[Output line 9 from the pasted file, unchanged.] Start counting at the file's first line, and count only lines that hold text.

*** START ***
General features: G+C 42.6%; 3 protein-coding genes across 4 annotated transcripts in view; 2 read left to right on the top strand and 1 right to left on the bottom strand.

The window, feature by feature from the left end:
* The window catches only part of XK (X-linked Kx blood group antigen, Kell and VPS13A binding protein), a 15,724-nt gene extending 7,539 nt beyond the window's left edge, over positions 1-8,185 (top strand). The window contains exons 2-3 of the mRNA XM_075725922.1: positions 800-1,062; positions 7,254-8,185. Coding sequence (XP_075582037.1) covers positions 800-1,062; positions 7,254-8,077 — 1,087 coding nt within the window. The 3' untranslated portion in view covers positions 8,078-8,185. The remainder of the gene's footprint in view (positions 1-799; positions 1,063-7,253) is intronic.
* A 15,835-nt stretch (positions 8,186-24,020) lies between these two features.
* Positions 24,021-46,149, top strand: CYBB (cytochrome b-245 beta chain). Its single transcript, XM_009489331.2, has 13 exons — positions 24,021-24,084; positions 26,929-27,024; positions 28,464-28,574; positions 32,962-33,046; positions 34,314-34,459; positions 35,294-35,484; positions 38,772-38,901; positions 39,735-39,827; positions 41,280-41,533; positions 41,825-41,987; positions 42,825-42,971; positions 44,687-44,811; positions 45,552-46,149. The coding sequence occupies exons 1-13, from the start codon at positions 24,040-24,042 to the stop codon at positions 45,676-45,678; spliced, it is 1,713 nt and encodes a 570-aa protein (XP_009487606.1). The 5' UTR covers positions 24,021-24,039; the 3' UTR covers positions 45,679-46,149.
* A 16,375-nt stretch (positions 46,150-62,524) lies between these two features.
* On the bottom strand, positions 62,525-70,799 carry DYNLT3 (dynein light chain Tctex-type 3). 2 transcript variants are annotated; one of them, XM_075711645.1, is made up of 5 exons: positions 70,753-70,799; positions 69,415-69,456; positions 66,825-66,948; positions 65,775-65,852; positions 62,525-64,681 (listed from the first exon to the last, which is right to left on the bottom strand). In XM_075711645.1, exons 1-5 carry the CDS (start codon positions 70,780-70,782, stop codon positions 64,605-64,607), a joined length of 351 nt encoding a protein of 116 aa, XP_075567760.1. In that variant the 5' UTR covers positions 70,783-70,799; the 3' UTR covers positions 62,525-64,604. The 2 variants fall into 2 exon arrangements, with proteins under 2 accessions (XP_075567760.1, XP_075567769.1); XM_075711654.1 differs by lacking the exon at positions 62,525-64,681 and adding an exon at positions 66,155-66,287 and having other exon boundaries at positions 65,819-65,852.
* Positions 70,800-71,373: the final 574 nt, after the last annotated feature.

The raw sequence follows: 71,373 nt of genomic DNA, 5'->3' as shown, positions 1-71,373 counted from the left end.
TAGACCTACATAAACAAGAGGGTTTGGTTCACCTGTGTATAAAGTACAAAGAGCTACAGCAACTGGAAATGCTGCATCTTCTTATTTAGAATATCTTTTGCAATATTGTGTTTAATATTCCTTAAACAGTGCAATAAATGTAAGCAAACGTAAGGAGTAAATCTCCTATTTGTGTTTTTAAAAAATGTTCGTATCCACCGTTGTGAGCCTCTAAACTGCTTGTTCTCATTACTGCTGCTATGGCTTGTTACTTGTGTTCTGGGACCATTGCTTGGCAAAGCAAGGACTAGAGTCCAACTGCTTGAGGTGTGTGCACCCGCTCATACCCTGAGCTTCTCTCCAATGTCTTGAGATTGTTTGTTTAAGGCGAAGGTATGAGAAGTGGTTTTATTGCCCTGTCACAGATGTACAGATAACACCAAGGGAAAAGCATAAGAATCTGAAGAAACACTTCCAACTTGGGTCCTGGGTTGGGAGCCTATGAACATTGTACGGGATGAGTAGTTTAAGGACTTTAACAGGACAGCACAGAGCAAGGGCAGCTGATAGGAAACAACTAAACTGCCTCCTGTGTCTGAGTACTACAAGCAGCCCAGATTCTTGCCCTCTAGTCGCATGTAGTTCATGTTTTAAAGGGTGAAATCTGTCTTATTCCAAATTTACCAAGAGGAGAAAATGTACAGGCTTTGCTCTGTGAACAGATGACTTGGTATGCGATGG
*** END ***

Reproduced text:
The raw sequence follows: 71,373 nt of genomic DNA, 5'->3' as shown, positions 1-71,373 counted from the left end.